It seems to be an accepted fact that for each generation the behaviour of the young gets worse. We were all better than our children. People have been saying this for generations.
So when Andrew Motion complained of the literary equivalent in the Guardian this week, I wondered if it’s any different, really. We can’t all know exactly what the generation before us thought of as the norm. Things change, and the young know many things the older ones don’t.
Andrew thinks children need to read the Bible more. I don’t think he’s wrong, and his reasoning is sound. But it’s not the children’s fault they aren’t given the same Bible background that we had. And I suspect we don’t have what people had 50 years before us. We’ve survived.
They need the Bible to understand Tennyson and Milton and TS Eliot. Fine, but will they read much Milton? I’m sure he’s slipping, too.
The worst thing about my own dear Swedish teacher in the 6th form was that she was almost two generations older than me. She couldn’t understand why her favourite student was quite so dense. Neither did I. Then. Afterwards I worked out that she taught in a way that expected me (us) to have a background we didn’t have. Couldn’t have. If she’d known, she would most likely have been able and willing to bring us up to speed.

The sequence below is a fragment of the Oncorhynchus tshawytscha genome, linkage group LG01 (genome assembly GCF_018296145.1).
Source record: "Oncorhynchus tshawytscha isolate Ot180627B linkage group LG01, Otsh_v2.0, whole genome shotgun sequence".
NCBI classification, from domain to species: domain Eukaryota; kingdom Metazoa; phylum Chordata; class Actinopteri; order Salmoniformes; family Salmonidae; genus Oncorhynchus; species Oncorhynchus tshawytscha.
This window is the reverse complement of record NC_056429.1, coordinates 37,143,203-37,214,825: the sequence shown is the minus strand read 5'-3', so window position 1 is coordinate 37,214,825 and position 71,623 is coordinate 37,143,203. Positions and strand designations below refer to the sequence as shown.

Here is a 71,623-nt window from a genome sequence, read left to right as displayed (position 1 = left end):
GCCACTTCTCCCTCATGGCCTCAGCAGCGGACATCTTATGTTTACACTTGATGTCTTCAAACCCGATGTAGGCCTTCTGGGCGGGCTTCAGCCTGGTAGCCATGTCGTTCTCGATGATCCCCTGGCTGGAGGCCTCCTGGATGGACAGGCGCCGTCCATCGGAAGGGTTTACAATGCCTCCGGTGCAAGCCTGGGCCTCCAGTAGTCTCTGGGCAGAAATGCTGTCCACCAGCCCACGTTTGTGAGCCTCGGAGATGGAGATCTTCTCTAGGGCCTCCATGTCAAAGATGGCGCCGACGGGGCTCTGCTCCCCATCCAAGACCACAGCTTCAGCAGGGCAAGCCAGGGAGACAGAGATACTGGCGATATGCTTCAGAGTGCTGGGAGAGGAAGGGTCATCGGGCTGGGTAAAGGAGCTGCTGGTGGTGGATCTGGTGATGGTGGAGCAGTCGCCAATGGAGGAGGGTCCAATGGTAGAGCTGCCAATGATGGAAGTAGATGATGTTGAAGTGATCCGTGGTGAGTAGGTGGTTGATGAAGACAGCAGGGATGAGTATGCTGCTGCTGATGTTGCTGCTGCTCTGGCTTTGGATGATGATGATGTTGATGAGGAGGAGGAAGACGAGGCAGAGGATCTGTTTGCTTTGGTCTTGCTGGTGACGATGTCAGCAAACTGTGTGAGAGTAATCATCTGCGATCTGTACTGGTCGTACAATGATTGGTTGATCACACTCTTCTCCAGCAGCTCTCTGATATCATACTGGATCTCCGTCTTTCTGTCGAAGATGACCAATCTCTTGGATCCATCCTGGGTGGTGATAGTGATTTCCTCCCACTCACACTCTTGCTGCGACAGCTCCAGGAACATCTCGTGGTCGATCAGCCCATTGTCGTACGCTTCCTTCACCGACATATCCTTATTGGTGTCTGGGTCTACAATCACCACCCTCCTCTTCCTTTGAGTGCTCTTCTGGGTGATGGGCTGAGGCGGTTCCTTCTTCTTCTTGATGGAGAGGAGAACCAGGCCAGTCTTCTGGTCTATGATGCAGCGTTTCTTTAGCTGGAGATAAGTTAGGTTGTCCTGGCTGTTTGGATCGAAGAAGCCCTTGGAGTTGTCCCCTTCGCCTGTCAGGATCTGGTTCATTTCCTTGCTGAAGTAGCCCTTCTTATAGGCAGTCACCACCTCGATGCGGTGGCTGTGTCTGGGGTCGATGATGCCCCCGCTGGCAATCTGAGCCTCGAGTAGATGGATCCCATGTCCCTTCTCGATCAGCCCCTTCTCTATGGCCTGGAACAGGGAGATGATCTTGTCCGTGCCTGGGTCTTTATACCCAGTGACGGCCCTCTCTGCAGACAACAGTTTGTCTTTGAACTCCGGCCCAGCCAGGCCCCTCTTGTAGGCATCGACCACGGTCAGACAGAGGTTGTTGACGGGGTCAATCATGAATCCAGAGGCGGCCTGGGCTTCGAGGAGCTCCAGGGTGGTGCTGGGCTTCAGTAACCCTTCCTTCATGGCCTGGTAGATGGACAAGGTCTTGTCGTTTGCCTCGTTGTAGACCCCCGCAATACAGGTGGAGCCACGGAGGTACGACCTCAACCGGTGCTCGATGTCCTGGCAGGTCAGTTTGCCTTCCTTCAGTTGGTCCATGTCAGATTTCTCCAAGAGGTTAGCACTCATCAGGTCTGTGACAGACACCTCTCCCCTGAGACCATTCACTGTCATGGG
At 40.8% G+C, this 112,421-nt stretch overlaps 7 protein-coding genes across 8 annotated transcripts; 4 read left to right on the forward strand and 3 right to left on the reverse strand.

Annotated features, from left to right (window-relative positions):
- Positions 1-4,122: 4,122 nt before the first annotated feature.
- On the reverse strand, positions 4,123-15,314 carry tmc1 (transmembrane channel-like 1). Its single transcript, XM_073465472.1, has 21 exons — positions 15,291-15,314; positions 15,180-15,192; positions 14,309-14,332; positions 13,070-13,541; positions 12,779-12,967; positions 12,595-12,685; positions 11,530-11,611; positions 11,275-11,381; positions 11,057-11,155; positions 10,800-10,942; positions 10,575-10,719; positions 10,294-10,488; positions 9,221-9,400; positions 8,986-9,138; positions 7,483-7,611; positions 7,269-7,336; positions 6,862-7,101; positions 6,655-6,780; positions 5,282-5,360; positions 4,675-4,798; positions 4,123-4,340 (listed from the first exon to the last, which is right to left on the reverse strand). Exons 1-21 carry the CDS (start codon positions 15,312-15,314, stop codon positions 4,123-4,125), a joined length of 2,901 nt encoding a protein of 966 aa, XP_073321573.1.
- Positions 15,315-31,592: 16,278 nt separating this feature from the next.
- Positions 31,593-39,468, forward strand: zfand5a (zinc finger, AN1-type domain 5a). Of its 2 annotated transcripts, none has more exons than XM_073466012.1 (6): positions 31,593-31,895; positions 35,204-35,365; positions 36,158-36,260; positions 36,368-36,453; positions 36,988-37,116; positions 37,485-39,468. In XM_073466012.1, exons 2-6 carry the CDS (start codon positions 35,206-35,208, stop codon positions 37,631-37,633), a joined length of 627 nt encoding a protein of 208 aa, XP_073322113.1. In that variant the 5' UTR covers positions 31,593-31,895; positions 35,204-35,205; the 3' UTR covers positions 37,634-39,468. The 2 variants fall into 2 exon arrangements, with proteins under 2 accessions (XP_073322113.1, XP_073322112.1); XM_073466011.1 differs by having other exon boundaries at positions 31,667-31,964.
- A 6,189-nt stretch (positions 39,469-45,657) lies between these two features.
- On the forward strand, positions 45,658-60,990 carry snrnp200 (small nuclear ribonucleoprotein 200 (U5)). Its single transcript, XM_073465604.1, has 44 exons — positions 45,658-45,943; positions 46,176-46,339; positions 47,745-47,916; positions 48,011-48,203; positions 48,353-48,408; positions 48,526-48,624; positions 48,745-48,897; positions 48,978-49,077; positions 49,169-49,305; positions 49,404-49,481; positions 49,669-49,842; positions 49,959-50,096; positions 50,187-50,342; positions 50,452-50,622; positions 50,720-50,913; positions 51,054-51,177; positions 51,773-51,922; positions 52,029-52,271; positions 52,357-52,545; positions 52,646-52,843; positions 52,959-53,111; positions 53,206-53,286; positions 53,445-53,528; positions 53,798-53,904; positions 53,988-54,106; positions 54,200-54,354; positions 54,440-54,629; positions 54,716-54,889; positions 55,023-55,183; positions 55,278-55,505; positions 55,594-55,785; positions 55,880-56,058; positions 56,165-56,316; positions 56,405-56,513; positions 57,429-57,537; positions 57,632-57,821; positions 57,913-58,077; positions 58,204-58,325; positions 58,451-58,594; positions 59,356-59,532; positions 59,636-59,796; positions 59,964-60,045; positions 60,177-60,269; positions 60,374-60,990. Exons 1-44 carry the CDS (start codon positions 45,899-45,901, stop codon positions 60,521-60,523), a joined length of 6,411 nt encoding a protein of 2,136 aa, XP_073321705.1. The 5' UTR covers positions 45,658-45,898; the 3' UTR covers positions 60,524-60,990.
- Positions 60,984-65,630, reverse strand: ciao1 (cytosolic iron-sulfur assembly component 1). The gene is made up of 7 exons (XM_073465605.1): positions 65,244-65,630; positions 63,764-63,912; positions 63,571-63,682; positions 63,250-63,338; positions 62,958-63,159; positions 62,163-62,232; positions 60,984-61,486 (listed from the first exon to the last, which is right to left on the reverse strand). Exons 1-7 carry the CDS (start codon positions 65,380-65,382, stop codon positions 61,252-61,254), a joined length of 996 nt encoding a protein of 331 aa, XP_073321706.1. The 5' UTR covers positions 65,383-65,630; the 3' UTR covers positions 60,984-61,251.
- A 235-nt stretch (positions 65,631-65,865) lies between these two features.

I don’t know my Bible all that well, and Greek mythology is Greek to me, most of the time. I couldn’t analyse poetry to save my life. Another teacher suggested a Finnish poet as a good starting point, but that just made things worse. She was a generation in-between, so her suggestion was probably geared to her own knowledge, not mine.
I think children should learn the Bible, if it’s at all possible. But these are the children we sometimes worry about reading at all. Or attending school.
So what have you forgotten, or never learnt? And is it a serious handicap, or does it feel normal?
My children don’t know what I know. I don’t know what they know. What will be their children’s shortcomings?